Summary: Researchers use neuroimaging technology and acoustical analysis to better understand how kids process emotion in speech.
Source: Acoustical Society of America.
Researchers pair acoustical analysis with brain mapping to understand how children process emotion in speech and how it might influence their developmenty.
Even if they don’t understand the words, infants react to the way their mother speaks and the emotions conveyed through speech. What exactly they react to and how has yet to be fully deciphered, but could have significant impact on a child’s development. Researchers in acoustics and psychology teamed up to better define and study this impact.
Peter Moriarty, a graduate researcher at Pennsylvania State University, will present the results of these studies, conducted with Michelle Vigeant, professor of acoustics and architectural engineering, and Pamela Cole professor of psychology, at the Acoustical Society of America and Acoustical Society of Japan joint meeting being held Nov. 28-Dec. 2 in Honolulu, Hawaii.
The team used functional magnetic resonance imaging (fMRI) to capture real-time information about the brain activity of children while they listening to samples of their mothers’ voice with different affects — or non-verbal emotional cues. Acoustic analysis of the voice samples was performed in conjunction with the fMRI data to correlate brain activity to quantifiable acoustical characteristics.
“We’re using acoustic analysis and fMRI to look at the interaction and specifically how the child’s brain responds to specific acoustic cues in their mother’s speech,” Moriarty said. Children in the study heard 15 second voice samples of the same words or sentences, but each conveyed either anger, happiness, or were neutral in affect for control purposes. The emotional affects were defined and predicted quantitatively by a set of acoustic parameters.
“Most of these acoustic parameters are fairly well established,” Moriarty said. “We’re talking about things like the pitch of speech as a function of time … They have been used in hundreds of studies.” In a more general sense, they are looking at what’s called prosody, or the intonations of voice.
However, there are many acoustic parameters relevant to speech. Understanding patterns within various sets of these parameters, and how they relate to emotion and emotional processing, is far from straight forward.
“You can’t just talk to Siri [referring to Apple’s virtual assistant] and Siri knows that you’re angry or not. There’s a very complicated model that you have to produce in order to make these judgements,” Moriarty explained. “The problem is that there’s a very complicated interaction between these acoustic parameters and the type of emotion … and the negativity or positivity we’d associate with some of these emotions.”
This work is a pilot study done as an early stage of a larger project called, The Processing of the Emotional Environment Project (PEEP). In this early stage, the team is looking for the best set of variables to predict these emotions, as well as the effects these emotions have on processes in the brain. “[We want] an acoustic number or numbers doing a good job at predicting that we’re saying, ‘yes, we can say quantitatively that this was angry or this was happy,'” Vigeant said.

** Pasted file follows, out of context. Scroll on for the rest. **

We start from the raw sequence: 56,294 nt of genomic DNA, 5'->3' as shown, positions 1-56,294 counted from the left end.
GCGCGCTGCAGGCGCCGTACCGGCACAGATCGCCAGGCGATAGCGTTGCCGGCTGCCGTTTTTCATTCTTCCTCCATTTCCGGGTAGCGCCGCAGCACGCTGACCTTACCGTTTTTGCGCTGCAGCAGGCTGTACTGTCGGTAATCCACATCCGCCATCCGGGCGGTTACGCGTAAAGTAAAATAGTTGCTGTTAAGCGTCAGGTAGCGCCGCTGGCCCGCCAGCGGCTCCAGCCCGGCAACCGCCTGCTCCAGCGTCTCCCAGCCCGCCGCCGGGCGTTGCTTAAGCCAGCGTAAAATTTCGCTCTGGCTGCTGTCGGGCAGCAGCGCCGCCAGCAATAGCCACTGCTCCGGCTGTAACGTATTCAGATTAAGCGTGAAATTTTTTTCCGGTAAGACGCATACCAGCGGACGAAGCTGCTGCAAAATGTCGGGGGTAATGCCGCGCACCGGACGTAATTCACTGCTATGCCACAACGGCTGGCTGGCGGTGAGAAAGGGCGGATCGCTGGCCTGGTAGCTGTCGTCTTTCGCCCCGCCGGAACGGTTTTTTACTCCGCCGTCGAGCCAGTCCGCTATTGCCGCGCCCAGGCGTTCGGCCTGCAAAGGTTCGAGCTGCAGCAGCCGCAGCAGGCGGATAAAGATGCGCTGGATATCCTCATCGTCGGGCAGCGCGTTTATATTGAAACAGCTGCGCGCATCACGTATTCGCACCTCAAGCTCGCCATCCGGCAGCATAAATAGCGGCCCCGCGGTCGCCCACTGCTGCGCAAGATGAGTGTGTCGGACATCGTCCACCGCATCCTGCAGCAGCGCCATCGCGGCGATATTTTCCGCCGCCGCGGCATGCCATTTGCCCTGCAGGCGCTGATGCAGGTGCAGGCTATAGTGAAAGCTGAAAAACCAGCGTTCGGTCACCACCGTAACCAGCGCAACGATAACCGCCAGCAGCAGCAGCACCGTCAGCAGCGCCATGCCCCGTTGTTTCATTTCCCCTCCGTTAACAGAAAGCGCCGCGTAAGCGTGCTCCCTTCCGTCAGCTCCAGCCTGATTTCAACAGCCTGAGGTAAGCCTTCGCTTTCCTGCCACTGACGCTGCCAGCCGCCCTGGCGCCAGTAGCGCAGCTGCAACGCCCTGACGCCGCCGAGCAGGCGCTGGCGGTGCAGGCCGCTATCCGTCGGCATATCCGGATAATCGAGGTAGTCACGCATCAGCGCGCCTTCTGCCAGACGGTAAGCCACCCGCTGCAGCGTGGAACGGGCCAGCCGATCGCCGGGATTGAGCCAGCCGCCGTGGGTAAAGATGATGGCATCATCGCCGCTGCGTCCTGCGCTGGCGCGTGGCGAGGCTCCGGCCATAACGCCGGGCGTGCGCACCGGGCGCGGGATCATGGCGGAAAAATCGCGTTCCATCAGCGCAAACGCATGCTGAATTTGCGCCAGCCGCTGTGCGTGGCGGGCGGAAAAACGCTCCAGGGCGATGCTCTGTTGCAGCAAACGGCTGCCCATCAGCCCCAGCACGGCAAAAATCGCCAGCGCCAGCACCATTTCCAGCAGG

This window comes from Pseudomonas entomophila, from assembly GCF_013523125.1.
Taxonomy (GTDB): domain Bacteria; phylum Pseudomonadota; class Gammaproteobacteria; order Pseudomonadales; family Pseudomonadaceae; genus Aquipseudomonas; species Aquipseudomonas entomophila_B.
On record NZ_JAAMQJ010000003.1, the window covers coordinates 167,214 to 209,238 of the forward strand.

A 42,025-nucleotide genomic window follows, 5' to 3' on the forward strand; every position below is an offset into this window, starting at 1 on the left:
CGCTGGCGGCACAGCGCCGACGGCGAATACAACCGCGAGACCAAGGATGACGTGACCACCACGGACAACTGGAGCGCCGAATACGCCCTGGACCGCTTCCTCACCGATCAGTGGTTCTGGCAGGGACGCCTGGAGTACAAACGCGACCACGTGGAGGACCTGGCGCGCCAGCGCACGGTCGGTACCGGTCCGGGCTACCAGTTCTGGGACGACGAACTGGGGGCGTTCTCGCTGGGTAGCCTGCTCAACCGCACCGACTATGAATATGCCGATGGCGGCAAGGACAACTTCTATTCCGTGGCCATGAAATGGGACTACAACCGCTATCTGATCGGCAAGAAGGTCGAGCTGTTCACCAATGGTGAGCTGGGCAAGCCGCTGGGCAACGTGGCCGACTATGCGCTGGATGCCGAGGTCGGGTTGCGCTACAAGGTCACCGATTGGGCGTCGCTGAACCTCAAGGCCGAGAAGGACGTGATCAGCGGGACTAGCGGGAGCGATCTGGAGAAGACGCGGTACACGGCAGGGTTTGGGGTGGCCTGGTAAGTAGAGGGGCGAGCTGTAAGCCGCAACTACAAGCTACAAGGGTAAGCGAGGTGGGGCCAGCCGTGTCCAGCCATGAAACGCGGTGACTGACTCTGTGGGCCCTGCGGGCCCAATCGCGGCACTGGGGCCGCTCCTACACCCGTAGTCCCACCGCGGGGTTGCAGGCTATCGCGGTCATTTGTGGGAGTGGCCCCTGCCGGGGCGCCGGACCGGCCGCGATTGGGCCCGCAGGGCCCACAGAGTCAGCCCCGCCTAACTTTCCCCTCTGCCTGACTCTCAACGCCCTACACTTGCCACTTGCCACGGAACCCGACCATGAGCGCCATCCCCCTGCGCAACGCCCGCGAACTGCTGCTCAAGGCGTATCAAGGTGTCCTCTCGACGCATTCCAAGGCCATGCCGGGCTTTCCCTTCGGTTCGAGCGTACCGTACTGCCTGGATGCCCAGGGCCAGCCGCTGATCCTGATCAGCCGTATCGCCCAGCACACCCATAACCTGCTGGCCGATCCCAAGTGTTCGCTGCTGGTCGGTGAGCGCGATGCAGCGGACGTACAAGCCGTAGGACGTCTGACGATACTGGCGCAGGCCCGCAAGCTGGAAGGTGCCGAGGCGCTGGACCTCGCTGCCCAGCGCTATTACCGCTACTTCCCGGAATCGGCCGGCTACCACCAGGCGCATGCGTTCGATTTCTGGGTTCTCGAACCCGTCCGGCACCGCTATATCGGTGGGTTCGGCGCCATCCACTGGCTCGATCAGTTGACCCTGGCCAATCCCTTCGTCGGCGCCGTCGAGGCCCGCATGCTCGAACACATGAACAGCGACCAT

In the work to be presented, the team has demonstrated the importance of looking at lower frequency characteristics in voice spectra; the patterns that appear over many seconds of speech or the voice sample as a whole. These patterns, they report, may play a significant role in understanding the resulting brain activity and differentiating the information relevant to emotional processing.
With effective predictors and fMRI analysis of effects on the brain, the ultimate goal of PEEP is to learn how a toddler who has not yet developed language processes emotion through prosody and how the environment effects their development. “A long term goal is really to understand prosodic processing, because that is what young children are responding to before they can actually process and integrate the verbal content,” Cole said.
Toddlers, however, are somewhat harder to image in an fMRI device, as it requires them to be mostly motionless for long periods of time. So for now, the team is studying older children aged 6-10 — though there are still some challenges of wriggling.
“We’re essentially trying to validate this type of procedure and look at whether or not we’re able to get meaningful results out of studying children that are so young. This really hasn’t been done at this age group in the past and that’s largely due to the difficulty of having children remain somewhat immobile in the scanner.”
About this psychology research article
Source:Acoustical Society of America Image Source: NeuroscienceNews.com image is in the public domain. Original Research: The findings will be presented at The 172nd Meeting of the Acoustical Society of America between Nov. 28-Dec. 2, 2016 in Honolulu, Hawaii. Presentation 4aAA11, “Low frequency analysis of acoustical parameters of emotional speech for use with functional magnetic resonance imaging,” by Peter M. Moriarty is at 11:15 a.m. HAST, Dec. 1, 2016 in Room Lehua.
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[cbtabs][cbtab title=”MLA”]Acoustical Society of America. “How Do Children Hear Anger?.” NeuroscienceNews. NeuroscienceNews, 2 December 2026. <https://neurosciencenews.com/hearing-anger-children-5664/>.[/cbtab][cbtab title=”APA”]Acoustical Society of America. (2026, December 2). How Do Children Hear Anger?. NeuroscienceNews. Retrieved December 2, 2026 from https://neurosciencenews.com/hearing-anger-children-5664/[/cbtab][cbtab title=”Chicago”]Acoustical Society of America. “How Do Children Hear Anger?.” https://neurosciencenews.com/hearing-anger-children-5664/ (accessed December 2, 2026).[/cbtab][/cbtabs]